When there are multiple stores in a market, the case for closing an under-performing store increases. Why?
Well, when there are five stores in a market and you close one store, retail sales are less likely to simply disappear. It's much more common for half of the sales to reallocate to existing stores, while some of the sales reallocate to the online channel.
The Market-Level Profit-And-Loss Statement looks something like this.
The $800,000 store is generating $300,000 of true incremental net sales value - and is in reality a wildly unprofitable store.
So again, this prompts discussions at an Executive Level.
- Can we defend generating $300,000 of incremental sales that lose $84,000 profit?
In our modern world, there are more experts who would defend $300,000 of sales that lose $84,000 then there are financial folks who are there to defend company profitability.
In most cases, Executives / Directors / Managers earn annual bonuses dependent upon net sales increases and earnings before taxes increases. There is literally an equation that helps the Executive make this decision.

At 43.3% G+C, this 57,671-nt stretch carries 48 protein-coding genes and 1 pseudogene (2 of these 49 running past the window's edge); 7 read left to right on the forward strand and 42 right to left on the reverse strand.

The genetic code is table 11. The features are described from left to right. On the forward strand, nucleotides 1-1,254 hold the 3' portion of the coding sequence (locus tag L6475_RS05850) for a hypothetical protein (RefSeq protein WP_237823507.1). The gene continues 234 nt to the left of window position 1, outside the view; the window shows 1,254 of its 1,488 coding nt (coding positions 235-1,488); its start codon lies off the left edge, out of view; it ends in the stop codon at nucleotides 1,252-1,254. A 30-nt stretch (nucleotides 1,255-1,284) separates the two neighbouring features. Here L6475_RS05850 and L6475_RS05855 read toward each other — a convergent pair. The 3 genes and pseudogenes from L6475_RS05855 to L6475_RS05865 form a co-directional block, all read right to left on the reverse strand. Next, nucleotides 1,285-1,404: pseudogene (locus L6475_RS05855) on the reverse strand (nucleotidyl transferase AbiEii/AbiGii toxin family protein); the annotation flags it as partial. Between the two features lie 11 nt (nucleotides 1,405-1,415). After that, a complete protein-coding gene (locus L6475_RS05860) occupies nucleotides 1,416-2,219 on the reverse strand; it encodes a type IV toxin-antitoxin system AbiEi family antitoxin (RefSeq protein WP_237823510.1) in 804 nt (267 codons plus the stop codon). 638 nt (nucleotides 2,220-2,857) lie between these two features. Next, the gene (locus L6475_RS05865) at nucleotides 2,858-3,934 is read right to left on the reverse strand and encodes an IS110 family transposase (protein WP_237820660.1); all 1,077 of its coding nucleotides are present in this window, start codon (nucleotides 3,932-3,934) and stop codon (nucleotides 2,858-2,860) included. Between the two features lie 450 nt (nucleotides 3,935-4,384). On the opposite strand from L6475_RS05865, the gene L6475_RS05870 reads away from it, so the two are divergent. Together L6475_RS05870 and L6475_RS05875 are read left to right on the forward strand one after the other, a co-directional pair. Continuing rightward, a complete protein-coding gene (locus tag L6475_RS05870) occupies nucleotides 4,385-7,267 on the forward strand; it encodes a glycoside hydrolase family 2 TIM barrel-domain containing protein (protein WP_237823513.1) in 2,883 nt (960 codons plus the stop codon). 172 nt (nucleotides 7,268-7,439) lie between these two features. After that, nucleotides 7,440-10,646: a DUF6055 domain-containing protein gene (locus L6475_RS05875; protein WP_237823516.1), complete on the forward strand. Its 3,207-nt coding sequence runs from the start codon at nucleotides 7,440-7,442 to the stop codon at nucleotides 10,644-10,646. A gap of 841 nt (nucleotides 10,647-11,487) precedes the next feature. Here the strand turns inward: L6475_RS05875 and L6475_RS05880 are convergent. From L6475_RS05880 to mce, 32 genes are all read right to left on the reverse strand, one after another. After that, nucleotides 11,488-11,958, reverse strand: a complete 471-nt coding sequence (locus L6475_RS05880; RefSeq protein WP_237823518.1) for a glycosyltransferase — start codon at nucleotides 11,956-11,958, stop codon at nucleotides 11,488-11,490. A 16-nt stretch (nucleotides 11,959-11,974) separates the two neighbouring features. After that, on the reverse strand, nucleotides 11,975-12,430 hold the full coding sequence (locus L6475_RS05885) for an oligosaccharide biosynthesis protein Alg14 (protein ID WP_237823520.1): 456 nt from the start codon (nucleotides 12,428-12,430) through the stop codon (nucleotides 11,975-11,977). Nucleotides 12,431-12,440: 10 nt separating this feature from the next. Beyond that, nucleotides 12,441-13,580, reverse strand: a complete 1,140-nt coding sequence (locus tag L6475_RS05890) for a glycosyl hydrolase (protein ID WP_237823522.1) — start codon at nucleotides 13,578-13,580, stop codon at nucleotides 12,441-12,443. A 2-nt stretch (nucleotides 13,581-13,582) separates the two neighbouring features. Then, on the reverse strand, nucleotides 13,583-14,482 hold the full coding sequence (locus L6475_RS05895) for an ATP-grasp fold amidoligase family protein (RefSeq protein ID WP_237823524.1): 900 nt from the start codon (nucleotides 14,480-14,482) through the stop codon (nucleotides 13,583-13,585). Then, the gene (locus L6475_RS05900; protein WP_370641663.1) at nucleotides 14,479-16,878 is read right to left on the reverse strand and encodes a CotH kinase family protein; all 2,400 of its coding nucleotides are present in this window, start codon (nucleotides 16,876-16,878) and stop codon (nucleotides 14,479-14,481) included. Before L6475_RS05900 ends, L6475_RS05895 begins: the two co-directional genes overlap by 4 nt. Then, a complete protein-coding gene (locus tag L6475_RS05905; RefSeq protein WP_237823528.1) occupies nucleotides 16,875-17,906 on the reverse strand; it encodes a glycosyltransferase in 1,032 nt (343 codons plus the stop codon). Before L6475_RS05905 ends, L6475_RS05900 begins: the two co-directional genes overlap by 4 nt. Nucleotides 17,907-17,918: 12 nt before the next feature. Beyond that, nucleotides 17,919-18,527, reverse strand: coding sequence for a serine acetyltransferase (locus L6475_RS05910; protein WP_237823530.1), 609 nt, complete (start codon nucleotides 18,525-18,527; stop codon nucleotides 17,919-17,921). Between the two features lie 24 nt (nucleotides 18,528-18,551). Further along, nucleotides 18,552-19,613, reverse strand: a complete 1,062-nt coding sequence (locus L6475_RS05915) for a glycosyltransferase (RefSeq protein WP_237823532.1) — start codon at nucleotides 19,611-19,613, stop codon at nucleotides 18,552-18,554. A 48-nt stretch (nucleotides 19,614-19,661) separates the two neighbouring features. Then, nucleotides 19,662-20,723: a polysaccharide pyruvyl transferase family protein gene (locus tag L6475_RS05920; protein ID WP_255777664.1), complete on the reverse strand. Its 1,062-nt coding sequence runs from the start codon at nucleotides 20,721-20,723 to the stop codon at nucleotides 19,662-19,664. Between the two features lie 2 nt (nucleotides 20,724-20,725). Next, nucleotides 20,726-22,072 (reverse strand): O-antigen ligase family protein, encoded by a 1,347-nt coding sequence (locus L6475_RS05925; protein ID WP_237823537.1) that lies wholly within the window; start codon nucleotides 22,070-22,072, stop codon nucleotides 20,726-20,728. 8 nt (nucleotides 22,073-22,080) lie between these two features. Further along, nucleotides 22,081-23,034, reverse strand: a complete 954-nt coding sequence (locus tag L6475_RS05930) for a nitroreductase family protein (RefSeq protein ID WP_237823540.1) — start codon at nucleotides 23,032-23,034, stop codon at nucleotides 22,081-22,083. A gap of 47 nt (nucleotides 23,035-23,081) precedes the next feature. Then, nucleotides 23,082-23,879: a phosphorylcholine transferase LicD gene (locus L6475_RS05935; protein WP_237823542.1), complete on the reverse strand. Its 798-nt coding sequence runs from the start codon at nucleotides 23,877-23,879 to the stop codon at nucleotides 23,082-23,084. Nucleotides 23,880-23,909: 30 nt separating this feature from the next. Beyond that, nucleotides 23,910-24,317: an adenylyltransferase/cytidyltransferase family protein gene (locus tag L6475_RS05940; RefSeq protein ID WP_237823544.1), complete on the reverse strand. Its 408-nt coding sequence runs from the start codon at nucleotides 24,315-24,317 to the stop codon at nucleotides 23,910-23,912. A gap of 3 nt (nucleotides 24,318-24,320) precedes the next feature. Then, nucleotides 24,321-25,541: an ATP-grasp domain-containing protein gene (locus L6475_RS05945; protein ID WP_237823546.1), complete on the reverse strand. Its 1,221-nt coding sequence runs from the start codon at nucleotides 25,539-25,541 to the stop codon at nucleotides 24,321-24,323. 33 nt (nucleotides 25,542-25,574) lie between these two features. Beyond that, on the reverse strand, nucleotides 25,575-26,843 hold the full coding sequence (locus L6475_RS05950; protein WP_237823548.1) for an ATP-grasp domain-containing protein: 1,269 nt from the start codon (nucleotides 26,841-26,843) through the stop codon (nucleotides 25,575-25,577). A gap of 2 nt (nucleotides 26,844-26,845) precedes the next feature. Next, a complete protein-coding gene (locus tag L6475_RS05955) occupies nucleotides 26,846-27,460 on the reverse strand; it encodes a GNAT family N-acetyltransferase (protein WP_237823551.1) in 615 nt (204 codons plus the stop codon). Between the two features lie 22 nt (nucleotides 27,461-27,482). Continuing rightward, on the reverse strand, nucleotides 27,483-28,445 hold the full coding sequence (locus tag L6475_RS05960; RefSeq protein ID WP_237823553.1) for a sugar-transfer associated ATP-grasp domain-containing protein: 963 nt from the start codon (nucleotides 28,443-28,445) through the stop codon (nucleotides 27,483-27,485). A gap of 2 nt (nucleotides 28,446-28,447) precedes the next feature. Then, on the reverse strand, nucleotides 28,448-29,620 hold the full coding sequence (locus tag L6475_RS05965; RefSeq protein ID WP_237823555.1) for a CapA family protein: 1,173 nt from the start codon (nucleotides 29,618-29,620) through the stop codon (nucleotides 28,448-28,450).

Forecasting becomes critically important. If we forecast retail sales to continue to decline, then the exercise becomes irrelevant - the store needs to be closed.
Smart retailers have market-level profit-and-loss statements for every market. They hire analytics gurus to forecast what will happen in the future, and the analytics gurus figure out what is likely to happen in the future if a store is closed. Again, forecasting becomes critically important. Without credible forecasts, there's just a lot of shouting and thought leadership.
Contact me (firstname.lastname@example.org) for your own forecasting solution.